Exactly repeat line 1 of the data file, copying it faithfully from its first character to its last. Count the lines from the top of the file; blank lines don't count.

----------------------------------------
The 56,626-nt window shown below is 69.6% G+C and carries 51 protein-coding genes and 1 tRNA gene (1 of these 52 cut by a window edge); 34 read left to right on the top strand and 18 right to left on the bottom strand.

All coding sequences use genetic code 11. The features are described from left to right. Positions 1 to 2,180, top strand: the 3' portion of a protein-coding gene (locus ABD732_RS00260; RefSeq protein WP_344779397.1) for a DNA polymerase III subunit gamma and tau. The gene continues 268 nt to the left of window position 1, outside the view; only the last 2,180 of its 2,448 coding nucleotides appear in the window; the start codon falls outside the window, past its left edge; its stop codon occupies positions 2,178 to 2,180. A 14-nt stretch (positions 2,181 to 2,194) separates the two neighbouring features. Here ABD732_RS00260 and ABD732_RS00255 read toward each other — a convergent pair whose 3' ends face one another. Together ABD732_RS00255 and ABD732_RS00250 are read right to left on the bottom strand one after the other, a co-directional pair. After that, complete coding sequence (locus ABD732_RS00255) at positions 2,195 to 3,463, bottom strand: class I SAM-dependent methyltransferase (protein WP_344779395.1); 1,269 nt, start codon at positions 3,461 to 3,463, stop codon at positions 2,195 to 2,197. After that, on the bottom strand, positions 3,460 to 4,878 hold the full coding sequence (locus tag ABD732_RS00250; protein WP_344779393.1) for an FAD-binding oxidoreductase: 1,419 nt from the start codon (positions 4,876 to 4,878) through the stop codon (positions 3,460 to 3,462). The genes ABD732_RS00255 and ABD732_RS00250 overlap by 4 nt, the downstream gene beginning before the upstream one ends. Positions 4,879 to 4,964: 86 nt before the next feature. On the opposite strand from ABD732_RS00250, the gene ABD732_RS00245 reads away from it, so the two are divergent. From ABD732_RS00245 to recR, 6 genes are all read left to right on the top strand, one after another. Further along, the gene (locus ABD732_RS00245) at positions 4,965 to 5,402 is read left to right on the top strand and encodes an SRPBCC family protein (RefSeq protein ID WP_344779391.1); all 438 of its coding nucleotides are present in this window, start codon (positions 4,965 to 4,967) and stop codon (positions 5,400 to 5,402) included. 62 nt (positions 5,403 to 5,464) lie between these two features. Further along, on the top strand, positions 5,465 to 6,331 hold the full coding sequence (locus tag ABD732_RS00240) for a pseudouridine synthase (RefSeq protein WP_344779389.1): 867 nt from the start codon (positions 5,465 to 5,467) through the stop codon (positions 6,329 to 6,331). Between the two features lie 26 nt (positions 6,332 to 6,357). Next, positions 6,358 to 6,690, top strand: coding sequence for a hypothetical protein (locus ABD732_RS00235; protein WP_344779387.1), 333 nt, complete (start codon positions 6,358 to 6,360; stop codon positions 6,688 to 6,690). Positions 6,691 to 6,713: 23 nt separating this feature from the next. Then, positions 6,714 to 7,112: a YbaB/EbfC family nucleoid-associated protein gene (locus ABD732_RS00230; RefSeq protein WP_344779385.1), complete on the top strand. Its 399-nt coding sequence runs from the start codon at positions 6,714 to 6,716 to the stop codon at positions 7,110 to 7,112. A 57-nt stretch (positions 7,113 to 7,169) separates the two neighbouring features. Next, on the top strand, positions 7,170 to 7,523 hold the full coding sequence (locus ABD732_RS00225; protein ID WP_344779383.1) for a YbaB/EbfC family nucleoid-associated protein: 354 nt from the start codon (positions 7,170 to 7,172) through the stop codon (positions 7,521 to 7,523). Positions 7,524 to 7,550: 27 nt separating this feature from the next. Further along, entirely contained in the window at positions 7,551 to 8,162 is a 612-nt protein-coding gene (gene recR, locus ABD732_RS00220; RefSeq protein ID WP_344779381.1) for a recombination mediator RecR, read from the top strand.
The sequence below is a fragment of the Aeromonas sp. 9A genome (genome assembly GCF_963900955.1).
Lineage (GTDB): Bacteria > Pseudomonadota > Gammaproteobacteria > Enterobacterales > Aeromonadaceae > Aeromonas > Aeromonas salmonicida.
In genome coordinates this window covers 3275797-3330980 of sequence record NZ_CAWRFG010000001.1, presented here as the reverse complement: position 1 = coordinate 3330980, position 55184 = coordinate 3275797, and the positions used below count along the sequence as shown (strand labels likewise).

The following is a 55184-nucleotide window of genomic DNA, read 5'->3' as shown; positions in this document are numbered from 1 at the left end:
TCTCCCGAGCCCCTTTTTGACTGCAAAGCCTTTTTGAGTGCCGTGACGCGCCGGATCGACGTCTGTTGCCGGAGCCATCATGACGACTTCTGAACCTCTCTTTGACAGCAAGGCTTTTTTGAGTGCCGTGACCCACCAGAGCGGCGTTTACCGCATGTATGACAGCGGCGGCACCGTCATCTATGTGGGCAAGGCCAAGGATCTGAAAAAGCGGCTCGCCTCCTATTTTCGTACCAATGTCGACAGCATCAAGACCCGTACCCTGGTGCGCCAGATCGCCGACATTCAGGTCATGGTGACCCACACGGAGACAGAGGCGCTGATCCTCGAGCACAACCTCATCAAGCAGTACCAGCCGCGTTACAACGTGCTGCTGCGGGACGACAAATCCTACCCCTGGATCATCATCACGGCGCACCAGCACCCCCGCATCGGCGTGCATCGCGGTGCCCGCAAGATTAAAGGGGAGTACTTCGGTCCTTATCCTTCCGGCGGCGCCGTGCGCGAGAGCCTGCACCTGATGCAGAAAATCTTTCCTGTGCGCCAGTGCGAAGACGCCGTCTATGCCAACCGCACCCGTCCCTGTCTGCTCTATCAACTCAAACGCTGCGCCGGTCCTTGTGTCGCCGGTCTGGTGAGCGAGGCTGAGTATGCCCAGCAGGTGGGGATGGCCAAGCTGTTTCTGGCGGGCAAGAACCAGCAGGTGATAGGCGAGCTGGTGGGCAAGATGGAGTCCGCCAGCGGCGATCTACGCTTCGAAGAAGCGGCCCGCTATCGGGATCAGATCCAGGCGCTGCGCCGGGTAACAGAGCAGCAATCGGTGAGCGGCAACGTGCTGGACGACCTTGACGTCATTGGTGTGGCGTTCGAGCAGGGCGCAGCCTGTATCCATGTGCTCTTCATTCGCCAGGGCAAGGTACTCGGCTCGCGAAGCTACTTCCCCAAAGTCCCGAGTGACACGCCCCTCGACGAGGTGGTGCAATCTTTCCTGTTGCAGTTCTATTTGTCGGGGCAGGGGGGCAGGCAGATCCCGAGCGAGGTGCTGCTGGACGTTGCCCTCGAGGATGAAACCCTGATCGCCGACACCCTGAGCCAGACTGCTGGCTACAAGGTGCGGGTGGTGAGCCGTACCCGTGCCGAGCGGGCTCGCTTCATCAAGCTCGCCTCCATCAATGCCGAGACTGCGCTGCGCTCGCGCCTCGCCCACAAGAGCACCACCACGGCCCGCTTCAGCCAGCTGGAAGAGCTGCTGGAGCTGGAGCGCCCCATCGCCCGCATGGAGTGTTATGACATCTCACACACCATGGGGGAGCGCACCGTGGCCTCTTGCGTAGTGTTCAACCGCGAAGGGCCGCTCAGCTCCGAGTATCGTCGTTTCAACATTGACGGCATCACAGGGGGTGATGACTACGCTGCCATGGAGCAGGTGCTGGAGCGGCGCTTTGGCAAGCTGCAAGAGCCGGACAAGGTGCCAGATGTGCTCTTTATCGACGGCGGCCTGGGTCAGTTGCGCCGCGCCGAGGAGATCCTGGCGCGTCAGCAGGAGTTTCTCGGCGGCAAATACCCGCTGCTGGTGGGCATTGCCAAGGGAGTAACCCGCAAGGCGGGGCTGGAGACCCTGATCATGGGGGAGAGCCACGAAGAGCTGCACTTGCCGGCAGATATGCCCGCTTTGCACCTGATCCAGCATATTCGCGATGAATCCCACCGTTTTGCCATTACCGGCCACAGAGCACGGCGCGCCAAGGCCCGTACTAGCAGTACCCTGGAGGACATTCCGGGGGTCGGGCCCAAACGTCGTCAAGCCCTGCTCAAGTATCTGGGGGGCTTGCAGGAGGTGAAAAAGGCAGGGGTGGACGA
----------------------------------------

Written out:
The 56,626-nt window shown below is 69.6% G+C and carries 51 protein-coding genes and 1 tRNA gene (1 of these 52 cut by a window edge); 34 read left to right on the top strand and 18 right to left on the bottom strand.